Pundit Wire

Faulkner Trending

Carl_Van_Vechten_-_William_FaulknerThere’s a note trending now among forty former practitioners of public diplomacy, each one narrating zany experiences in the field from the glory days from when the United States “did” culture overseas.  Louis Armstrong, Dave Brubeck, and others went at great personal and financial sacrifice to serve their country by charming publics in hostile nations, and freeing the human spirit in ways that transcended political differences.  They were great heroes, yet to be replaced as we seek to tweet ourselves out of the Islamic State and Putinism.  Long may our efforts live, and all power to the tweet if that is what strikes people’s consciousness, really.

We know that William Faulkner used to chart out his drinking binges on the calendar.  Faulkner was America’s Proust. His Nobel Prize acceptance speech in 1950 was possible only through the connivance of his family, who X’d out dates on the calendar and deceived him to think it was a week later than it really was.  This is good urban myth but I take it as true.  December 10 he gave one of the most memorable of Nobel speeches, speaking of “the ding-dong of doom” in an age of nuclear proliferation bringing humans to the brink of annihilation.

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This Happened March 20, and It Could Happen to You

stealing-294489_640Land line rings at 3:00 p.m.  Usually I’m out at that hour, but I happen to be on a brief pass-through at my house, and I take the call on the fourth ring.

“The Internal Revenue Service is filing a lawsuit against you for non-payment of $6000 in taxes.  You must call the following number…”

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“What essential right can you deny to an alien?”

Portrait_of_William_Bourke_CockranTo celebrate St. Patrick’s Day, this post will honor the memory of a neglected Irish-American statesman and orator: William Bourke Cockran (1854-1923).
Cockran was born in Country Sligo, Ireland. He emigrated to America at age 17, settling in New York. There, he became a successful lawyer, a member of Congress, and a friend and confidant of some of the leading men of the time, including inventor Thomas Edison, publisher Joseph Pulitzer and Presidents Grover Cleveland and Teddy Roosevelt. He also became known as America’s greatest living orator. (No less a rhetorical titan than Winston Churchill would call Cockran his “model.”)

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“Worse than a crime…”

Tom_Cotton_113th_CongressCurrent calls to prosecute the 47 Republican senators who signed the “Open Letter to the Leaders of the Islamic Republic of Iran” under the Logan Act are just so much hot air.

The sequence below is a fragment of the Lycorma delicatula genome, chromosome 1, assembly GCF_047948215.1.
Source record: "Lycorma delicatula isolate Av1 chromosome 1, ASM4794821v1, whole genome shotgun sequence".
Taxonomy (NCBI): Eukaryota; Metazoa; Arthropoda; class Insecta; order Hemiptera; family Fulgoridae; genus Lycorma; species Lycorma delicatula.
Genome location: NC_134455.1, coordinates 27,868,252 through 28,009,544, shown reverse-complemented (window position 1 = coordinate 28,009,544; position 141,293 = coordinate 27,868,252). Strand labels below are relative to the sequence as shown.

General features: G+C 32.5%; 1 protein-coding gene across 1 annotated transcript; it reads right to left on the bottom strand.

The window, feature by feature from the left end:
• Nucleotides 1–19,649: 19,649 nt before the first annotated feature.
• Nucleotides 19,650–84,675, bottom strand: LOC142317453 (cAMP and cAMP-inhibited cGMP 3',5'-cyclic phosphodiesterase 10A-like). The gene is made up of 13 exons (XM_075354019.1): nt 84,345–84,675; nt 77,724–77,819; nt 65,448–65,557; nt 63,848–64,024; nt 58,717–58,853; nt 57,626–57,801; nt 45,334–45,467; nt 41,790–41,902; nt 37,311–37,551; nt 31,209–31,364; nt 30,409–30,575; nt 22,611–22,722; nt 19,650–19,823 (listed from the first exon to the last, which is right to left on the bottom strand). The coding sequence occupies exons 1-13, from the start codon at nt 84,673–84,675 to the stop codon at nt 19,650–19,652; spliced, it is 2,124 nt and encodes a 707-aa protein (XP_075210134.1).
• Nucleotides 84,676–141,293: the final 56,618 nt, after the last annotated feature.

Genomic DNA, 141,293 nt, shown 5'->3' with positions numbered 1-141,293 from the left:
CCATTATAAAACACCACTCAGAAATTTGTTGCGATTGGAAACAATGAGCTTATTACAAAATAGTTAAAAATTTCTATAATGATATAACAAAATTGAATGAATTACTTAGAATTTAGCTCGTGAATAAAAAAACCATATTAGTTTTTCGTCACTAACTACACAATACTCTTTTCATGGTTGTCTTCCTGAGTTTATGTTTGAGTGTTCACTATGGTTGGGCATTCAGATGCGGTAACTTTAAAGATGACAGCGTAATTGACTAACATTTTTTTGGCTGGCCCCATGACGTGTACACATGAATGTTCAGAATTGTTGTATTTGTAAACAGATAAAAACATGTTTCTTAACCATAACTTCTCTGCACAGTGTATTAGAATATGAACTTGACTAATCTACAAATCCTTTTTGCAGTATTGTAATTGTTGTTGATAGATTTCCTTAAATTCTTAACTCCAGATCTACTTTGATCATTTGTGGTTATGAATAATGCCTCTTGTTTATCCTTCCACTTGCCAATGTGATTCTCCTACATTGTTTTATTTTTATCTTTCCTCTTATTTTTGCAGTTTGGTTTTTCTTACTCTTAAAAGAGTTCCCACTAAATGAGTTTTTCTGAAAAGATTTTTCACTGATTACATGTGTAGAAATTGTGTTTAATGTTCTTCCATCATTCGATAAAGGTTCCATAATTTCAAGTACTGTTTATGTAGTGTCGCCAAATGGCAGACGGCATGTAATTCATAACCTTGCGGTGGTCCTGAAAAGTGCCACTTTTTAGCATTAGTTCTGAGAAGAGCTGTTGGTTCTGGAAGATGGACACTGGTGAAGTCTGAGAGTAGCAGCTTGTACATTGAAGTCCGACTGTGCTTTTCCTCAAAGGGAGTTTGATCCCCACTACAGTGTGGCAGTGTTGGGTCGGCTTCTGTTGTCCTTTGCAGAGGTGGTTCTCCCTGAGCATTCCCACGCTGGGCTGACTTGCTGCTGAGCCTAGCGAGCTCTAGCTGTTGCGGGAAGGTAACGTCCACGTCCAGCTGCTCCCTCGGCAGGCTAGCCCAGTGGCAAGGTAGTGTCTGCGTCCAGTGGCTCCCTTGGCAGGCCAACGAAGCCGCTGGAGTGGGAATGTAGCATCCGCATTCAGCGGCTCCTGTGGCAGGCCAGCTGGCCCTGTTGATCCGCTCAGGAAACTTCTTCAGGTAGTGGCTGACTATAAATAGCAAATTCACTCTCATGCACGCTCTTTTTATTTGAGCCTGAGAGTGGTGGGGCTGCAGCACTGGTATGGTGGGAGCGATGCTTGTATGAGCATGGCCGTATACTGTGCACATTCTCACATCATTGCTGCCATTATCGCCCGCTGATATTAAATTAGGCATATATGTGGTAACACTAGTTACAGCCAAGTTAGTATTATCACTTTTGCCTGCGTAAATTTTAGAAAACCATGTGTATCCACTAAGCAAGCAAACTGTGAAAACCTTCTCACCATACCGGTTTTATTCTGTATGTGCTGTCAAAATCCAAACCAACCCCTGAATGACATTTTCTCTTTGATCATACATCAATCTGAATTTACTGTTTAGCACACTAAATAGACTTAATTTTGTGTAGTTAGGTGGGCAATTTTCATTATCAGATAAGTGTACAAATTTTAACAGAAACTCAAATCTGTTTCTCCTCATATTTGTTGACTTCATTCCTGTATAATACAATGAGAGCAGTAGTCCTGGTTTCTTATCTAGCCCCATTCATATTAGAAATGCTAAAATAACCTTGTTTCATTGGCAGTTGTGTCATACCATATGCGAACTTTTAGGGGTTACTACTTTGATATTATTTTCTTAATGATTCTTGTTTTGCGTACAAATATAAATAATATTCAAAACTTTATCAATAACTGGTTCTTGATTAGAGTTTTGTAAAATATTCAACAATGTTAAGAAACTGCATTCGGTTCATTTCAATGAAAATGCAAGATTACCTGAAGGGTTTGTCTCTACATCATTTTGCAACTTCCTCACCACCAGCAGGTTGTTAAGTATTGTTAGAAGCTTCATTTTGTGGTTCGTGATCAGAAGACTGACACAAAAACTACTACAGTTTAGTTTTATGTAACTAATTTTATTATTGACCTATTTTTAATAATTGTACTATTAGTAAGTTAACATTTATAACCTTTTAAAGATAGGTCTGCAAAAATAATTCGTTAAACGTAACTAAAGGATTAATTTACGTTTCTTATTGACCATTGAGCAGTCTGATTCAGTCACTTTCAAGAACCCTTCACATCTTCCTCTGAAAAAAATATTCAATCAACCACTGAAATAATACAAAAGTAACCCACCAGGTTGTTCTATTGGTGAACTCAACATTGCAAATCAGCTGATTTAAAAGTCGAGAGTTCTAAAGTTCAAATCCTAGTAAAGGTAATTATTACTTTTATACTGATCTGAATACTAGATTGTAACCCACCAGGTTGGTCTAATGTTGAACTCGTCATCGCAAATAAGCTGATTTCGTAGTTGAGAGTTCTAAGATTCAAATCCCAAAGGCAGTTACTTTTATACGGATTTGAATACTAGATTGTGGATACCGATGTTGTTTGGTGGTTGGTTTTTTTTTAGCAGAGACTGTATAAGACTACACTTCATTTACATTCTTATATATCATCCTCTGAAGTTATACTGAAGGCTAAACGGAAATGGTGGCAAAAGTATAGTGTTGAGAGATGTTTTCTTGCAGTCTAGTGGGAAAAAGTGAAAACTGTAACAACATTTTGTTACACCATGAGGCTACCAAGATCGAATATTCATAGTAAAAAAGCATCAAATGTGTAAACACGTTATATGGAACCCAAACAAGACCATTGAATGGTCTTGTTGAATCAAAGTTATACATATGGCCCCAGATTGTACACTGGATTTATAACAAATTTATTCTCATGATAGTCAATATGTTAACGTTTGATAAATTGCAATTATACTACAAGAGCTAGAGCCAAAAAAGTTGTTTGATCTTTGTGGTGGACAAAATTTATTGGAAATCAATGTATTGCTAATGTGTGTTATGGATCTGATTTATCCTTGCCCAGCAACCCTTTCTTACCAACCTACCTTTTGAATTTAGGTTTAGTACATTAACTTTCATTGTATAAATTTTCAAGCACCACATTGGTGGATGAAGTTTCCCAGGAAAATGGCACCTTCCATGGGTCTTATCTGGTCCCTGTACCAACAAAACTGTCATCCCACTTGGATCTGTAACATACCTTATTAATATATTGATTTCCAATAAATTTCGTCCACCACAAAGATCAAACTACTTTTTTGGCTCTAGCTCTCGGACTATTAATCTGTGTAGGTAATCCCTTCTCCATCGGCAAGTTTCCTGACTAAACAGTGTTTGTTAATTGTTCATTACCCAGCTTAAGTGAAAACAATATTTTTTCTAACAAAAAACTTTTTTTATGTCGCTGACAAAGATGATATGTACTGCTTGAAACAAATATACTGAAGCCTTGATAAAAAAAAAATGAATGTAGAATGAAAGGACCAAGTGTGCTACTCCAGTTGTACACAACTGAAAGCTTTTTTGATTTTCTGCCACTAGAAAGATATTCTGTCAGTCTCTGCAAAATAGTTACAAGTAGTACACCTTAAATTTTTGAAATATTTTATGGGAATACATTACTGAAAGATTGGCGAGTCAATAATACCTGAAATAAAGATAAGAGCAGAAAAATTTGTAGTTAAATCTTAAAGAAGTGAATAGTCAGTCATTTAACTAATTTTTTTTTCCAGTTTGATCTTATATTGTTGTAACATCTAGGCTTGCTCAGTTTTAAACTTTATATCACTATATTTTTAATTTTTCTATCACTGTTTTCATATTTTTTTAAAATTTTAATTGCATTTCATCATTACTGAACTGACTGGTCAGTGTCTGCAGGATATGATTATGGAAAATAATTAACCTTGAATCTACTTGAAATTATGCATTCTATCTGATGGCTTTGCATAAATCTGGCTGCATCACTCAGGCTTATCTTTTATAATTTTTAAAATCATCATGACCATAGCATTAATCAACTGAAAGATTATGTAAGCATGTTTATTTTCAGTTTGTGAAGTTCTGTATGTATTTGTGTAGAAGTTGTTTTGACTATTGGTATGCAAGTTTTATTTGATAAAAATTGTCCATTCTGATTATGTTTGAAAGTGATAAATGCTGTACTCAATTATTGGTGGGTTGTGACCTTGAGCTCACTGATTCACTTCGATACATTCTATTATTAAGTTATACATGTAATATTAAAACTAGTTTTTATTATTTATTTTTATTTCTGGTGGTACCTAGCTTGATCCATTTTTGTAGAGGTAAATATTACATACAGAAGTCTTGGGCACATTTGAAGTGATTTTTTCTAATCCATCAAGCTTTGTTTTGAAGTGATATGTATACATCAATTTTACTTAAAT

The Logan Act reads as follows: “Any citizen of the United States, wherever he may be, who, without authority of the United States, directly or indirectly commences or carries on any correspondence or intercourse with any foreign government or any officer or agent thereof, with intent to influence the measures or conduct of any foreign government or of any officer or agent thereof, in relation to any disputes or controversies with the United States, or to defeat the measures of the United States, shall be fined under this title or imprisoned not more than three years, or both.

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When Actors Talk about National Health Systems

rexfeatures_1523447dActor Michael Sheen makes a ‘blistering’ speech about the UK National Health Service. Hurrah! If only our milksop politicians would have a bit of that passion and sincerity!

Or not.

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The True Believer, Revisited

15916The New York Times ran a front page article on February 18, chronicling the lives of three Egyptian youths, one of whom turned jihadist and went to fight for ISIS in Syria.

The three young men were friends. All of them came from middle-class backgrounds. All of them were devout Muslims, and all of them struggled to square the strictures of puritanical Islam with the attractions of the secular world—in particular, the sexual impulses they shared as normal young men. All of them had difficulty finding work in Egypt’s uncertain economy, and all of them were disillusioned when Egypt’s army took power and suppressed the militant Islamic Brotherhood.

Photo: Harper & Brothers

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Sun Tzu in a Cubicle (Part Two)

Unknown-15I was trained to manage within rules rather than accepting them unquestioningly.  Gravity, for example, doesn’t always work in my favor, but I see there isn’t much point in trying to defy it.  At least without some sort of plan, like Bernoulli’s Principle, which keeps airplanes up there. This is above my pay grade.

So when I wrote a book later, in 2003, about U.S. policy in Haiti, the point was not to challenge any system.

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PULLING OUR PUNCHES IN PARIS AND BEYOND

images-6The circulation numbers for the first issue of Charlie Hebdo since the Paris massacre have reached 7 million, according to news reports — which means the next group of jihadists will have to buy a helluva lot more ski masks.

I wouldn’t put it past them, though. Jihadists hate leaving a job unfinished, as we learned in 2001. And now that 7 million people have a cartoon image of the prophet Mohammed resting on their coffee tables and toilet tanks, they have a lot more work to do.

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